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This temple took over 180 years to build and was a late addition as far as the ancient civilization was concerned. Constructed between 237 BC and 57 BC during the reigns of six Ptolemies, its style is thought to be typical of the Ptolemaic period, which marked the beginning of the end of the ancient Egyptian civilization (the Greco-Roman period). This temple is thought to be the best preserved of the ancient temples of this time.
The Temple of Horus has a massive entrance way decorated with deep relief carvings.
Many contend that this temple was built on the site of the final battle between the hawk god, Horus, and Seth. Horus was seeking revenge on the death of his brother Osiris (or father depending on which legend you read). The temple that was constructed here is devoted exclusively to Horus.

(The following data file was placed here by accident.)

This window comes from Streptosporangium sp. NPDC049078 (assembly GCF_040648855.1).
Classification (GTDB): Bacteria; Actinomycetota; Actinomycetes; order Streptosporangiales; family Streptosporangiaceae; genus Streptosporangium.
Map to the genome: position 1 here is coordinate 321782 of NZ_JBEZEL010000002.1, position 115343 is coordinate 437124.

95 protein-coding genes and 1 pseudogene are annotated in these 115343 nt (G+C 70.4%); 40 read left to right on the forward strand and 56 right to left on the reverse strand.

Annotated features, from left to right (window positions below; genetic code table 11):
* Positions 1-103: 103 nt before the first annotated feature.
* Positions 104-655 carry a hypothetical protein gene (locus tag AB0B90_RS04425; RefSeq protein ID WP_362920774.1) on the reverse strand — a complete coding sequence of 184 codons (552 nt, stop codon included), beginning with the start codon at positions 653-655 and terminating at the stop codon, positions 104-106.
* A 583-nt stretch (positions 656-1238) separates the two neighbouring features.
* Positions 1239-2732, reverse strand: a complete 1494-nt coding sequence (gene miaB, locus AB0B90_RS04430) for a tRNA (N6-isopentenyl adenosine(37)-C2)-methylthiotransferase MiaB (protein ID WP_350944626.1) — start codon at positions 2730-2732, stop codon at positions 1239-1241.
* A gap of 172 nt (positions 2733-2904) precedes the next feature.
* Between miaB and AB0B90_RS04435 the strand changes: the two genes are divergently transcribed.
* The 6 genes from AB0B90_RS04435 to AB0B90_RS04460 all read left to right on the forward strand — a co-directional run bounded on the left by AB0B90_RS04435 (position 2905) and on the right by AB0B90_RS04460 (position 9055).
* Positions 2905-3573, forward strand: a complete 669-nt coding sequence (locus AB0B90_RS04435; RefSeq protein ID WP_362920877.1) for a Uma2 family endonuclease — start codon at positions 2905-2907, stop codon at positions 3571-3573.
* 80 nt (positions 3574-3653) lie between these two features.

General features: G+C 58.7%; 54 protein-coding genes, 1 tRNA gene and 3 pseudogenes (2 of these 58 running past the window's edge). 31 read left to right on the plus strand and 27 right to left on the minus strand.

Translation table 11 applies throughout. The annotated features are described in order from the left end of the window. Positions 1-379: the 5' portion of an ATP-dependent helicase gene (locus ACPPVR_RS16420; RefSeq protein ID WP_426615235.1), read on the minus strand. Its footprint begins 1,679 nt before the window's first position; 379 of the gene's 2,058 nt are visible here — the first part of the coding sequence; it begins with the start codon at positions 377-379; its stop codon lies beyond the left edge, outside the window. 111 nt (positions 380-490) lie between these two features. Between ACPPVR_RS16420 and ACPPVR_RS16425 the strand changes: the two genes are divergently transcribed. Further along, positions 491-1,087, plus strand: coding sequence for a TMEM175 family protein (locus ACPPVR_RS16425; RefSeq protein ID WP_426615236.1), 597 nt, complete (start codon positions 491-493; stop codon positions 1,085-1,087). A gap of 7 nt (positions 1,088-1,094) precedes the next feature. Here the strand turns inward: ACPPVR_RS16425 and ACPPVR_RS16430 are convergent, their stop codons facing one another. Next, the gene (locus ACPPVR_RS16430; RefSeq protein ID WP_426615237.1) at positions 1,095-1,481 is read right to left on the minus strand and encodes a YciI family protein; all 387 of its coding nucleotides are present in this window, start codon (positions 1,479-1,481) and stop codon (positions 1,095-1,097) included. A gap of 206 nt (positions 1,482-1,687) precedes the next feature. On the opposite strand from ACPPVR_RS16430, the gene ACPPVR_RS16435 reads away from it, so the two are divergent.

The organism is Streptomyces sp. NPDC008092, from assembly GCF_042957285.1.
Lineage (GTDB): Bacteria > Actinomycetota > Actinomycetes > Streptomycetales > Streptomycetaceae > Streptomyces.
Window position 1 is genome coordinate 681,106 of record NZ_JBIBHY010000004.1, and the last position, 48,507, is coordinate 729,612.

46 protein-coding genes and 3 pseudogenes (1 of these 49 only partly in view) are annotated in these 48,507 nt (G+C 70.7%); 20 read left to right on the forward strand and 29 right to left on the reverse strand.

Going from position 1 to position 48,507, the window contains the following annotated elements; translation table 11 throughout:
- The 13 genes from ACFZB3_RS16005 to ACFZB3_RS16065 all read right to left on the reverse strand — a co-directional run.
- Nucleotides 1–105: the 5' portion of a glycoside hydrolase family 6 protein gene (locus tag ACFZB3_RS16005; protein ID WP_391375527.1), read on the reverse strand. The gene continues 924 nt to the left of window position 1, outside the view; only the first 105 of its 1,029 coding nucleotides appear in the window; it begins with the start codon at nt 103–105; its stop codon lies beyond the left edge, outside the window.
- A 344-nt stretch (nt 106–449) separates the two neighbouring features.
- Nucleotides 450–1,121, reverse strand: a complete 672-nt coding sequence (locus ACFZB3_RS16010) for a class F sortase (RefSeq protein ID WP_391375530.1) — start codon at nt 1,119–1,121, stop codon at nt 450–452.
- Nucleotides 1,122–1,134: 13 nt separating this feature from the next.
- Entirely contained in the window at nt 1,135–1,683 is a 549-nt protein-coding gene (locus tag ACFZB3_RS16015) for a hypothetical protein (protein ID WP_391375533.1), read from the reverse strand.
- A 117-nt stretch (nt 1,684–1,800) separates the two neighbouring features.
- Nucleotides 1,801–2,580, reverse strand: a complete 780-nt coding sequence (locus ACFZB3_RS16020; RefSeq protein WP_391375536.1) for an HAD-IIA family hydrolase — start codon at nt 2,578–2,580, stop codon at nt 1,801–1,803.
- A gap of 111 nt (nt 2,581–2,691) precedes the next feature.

Horus was among the most important gods of Egypt, particularly because the Pharaoh was supposed to represent him on Earth. Horus is traditionally depicted as having the body of a man with the head of a falcon or hawk.
Within the temple walls, the reliefs depict feasts and the annual reunion between Horus and his wife Hathor (whose temple is located at Dendara). During the third month of every summer, the statue of Hathor was placed on a barge and sent over to Edfu where it was believed Hathor and Horus shared a conjugal visit. The pylons of the main temple are near 40 metres tall with scenes of Horus in battle with enemies. Within the temple is a famous hall called the Hypostyle hall, which many architects feel shows one of the finest uses of natural light to portray a feeling of mystery within.